There is only one annual purchase that I have ever found worthwhile as an entrepreneur, and that was AWS compute time.

Other lock-in effects are also a bigger deal for you. For any service that is crucial to your company, you need an escape route before you sign up. Know what it would take to move your e-mail campaigns. Know how to switch accounting software.

I’m not talking about having a step-by-step plan for everything. That would be crazy. But before you sign up you should do some googling to determine what it would take to swap from that service to their biggest competitor. Know whether the pathway is simply downloading files or if you need to hire a contractor to build a custom pipe.


Final Thoughts

Subscriptions are here to stay. You and your business will be using them for decades to come. If you are reading this in the year 2080, it’s okay to be amazed by my prescience.

Here’s a quick bullet list of my suggestions.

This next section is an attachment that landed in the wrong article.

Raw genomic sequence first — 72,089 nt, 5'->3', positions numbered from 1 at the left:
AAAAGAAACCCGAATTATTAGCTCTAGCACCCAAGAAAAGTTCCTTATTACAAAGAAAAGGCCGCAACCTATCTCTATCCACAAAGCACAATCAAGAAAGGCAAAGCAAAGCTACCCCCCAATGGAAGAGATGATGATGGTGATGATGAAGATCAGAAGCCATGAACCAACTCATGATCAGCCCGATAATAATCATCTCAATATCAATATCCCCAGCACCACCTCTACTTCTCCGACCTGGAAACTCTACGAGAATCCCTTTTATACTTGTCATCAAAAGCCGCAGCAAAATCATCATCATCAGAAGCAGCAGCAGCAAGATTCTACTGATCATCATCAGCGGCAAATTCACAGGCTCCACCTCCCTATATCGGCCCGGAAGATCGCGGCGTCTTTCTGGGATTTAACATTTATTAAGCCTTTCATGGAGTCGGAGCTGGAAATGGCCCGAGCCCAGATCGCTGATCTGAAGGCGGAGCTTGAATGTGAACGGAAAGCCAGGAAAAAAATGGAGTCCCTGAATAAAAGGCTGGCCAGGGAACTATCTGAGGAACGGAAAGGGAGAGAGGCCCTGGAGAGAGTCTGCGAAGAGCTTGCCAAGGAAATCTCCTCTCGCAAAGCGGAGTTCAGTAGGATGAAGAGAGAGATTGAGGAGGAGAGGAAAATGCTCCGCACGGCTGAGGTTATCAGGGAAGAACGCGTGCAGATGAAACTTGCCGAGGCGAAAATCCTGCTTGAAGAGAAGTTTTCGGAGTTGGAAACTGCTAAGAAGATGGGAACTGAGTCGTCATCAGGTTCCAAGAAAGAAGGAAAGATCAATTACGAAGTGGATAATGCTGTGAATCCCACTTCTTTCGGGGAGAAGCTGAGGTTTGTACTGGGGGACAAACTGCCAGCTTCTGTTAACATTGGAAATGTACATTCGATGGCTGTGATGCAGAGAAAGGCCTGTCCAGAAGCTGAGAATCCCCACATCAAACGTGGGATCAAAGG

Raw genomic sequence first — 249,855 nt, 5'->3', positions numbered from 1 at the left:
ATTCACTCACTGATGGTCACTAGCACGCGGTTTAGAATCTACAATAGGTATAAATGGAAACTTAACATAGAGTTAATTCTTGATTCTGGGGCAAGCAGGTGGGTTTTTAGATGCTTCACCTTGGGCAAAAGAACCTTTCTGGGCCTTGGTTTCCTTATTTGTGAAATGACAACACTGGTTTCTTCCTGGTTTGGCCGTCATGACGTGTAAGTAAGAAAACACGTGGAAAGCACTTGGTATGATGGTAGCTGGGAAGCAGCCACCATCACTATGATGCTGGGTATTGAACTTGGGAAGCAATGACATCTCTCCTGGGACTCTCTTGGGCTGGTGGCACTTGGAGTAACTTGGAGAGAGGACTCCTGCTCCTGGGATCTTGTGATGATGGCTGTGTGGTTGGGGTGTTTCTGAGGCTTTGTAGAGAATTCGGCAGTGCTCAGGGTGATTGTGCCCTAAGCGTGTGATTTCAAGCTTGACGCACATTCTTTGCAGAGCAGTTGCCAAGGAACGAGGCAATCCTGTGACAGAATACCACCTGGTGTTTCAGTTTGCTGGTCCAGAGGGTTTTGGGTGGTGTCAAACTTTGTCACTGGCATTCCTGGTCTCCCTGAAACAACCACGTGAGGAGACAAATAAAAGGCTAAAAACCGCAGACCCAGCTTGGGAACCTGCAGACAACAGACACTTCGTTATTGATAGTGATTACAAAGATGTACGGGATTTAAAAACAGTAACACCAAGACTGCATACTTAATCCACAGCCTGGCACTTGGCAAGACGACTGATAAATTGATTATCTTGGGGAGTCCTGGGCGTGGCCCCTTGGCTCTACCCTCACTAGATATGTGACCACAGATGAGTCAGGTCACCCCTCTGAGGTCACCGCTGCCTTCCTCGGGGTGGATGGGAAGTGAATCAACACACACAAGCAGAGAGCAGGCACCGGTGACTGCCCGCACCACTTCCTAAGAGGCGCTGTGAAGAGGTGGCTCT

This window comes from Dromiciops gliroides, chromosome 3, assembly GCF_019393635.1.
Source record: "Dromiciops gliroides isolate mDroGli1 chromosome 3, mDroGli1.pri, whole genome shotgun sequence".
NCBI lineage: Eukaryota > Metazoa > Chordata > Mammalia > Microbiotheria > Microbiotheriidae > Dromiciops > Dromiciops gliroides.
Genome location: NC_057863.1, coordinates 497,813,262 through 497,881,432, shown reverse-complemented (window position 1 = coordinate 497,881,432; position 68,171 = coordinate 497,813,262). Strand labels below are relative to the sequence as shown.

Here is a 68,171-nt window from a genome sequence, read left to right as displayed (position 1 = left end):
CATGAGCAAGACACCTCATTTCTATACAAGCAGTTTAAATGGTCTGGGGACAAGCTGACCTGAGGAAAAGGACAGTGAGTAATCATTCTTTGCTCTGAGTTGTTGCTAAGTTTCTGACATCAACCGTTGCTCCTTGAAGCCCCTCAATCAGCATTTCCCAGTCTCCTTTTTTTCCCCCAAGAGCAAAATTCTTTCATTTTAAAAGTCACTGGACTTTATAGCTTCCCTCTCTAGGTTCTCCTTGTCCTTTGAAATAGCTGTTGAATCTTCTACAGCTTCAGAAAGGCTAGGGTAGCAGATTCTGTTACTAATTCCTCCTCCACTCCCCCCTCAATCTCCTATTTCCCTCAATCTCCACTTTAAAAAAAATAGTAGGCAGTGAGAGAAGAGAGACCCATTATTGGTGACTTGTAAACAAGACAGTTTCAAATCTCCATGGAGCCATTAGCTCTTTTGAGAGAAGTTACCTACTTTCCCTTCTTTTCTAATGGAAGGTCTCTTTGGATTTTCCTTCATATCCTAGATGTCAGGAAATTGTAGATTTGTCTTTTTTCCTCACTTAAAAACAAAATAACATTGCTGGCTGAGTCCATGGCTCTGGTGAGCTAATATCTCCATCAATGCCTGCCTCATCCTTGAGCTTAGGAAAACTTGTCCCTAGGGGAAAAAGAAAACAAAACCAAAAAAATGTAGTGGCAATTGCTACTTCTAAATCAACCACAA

• Know what subscriptions you have. Truebill is a lifesaver for this.
  • Identify each subscription with a real problem of yours that it is solving. Always keep in mind that the subscription’s value is pinned to the cost of that problem.
  • Know why you chose the particular subscription over any other solution. This will decrease the effort required in evaluating a switch.
  • Re-evaluate your subscriptions frequently. The less certain you were of the choice, the more frequent this should happen.
  • Annual plans are rarely the right choice. They have their place, but mostly they benefit the service provider more than they benefit you. This is especially true for entrepreneurs.
  • If you are an entrepreneur, your time is valuable. Don’t forget that when it comes to subscriptions. The rest of you can decide how valuable your time is; that’s not for me to say.

I should note that much of this article can be applied to non-subscription purchases as well, particularly the parts about defining value in terms of a problem.

Thanks for taking the time to read my piece.

In case you were wondering, 2 subscription services were used while writing this, and at least 3 more will be used while distributing it. It seems that none of us are immune to the subscription economy.